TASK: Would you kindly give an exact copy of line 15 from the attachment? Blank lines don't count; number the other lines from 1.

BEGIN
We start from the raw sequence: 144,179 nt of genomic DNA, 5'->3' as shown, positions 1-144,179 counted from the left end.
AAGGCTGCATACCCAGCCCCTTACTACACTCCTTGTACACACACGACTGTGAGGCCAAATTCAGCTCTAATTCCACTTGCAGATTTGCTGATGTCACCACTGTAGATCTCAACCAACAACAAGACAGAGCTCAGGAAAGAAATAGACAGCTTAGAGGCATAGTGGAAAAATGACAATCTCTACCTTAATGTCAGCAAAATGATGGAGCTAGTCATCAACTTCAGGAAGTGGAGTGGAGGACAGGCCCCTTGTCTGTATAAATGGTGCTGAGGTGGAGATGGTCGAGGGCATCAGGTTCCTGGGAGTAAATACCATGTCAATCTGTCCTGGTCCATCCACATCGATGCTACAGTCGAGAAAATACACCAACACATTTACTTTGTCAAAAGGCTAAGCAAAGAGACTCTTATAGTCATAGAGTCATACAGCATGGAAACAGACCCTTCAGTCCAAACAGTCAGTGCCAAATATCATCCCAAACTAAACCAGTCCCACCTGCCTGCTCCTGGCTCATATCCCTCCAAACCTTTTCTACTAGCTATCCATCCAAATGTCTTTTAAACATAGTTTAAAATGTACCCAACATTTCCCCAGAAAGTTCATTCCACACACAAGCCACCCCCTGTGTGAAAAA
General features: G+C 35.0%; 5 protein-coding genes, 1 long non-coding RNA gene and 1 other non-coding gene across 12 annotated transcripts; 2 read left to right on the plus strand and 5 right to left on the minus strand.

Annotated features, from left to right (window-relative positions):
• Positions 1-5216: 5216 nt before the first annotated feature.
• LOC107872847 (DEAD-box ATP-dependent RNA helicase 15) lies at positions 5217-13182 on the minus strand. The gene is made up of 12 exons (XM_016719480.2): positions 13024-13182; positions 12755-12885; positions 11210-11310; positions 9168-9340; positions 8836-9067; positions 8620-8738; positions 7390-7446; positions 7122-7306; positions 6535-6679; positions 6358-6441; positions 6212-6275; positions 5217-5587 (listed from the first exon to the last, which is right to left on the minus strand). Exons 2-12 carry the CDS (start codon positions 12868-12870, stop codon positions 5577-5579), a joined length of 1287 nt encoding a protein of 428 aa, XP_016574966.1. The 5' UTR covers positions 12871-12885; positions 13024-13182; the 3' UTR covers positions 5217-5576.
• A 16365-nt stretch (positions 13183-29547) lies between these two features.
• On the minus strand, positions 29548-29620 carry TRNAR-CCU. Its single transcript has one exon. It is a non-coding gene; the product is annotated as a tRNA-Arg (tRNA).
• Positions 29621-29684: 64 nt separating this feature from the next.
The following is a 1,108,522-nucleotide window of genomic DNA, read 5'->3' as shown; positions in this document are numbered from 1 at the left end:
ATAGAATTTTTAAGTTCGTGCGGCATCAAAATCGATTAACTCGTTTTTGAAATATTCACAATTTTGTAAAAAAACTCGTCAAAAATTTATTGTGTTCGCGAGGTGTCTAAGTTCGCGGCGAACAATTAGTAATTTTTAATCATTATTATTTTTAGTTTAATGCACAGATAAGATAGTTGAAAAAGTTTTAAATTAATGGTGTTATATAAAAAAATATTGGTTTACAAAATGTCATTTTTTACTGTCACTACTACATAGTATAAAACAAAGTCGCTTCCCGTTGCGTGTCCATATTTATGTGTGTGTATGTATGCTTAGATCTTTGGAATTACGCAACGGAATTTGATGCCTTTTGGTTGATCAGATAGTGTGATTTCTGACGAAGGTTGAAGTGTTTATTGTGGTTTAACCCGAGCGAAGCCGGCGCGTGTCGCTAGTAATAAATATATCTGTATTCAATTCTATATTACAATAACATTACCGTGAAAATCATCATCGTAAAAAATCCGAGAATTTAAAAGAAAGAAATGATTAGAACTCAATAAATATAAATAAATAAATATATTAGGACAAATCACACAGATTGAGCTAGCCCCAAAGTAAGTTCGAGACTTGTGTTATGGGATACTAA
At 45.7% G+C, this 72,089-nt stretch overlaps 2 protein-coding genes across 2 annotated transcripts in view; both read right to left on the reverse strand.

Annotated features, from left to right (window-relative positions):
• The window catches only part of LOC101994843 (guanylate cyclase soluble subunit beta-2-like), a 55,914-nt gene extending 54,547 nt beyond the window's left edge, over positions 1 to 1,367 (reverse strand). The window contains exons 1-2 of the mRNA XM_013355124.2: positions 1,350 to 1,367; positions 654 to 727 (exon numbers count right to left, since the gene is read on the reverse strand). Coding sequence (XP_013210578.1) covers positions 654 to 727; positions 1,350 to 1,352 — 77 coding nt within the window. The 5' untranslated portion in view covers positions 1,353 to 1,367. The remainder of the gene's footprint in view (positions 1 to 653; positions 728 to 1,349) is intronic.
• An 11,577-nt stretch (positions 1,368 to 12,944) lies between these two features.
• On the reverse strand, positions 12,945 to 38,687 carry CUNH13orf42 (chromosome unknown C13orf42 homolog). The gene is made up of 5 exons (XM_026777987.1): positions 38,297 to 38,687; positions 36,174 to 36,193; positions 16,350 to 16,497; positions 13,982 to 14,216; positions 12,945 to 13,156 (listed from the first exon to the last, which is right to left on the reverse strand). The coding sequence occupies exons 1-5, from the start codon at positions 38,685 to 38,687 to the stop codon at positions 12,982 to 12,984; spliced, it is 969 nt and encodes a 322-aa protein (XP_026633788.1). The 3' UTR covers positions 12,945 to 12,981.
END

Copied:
• An 11,577-nt stretch (positions 1,368 to 12,944) lies between these two features.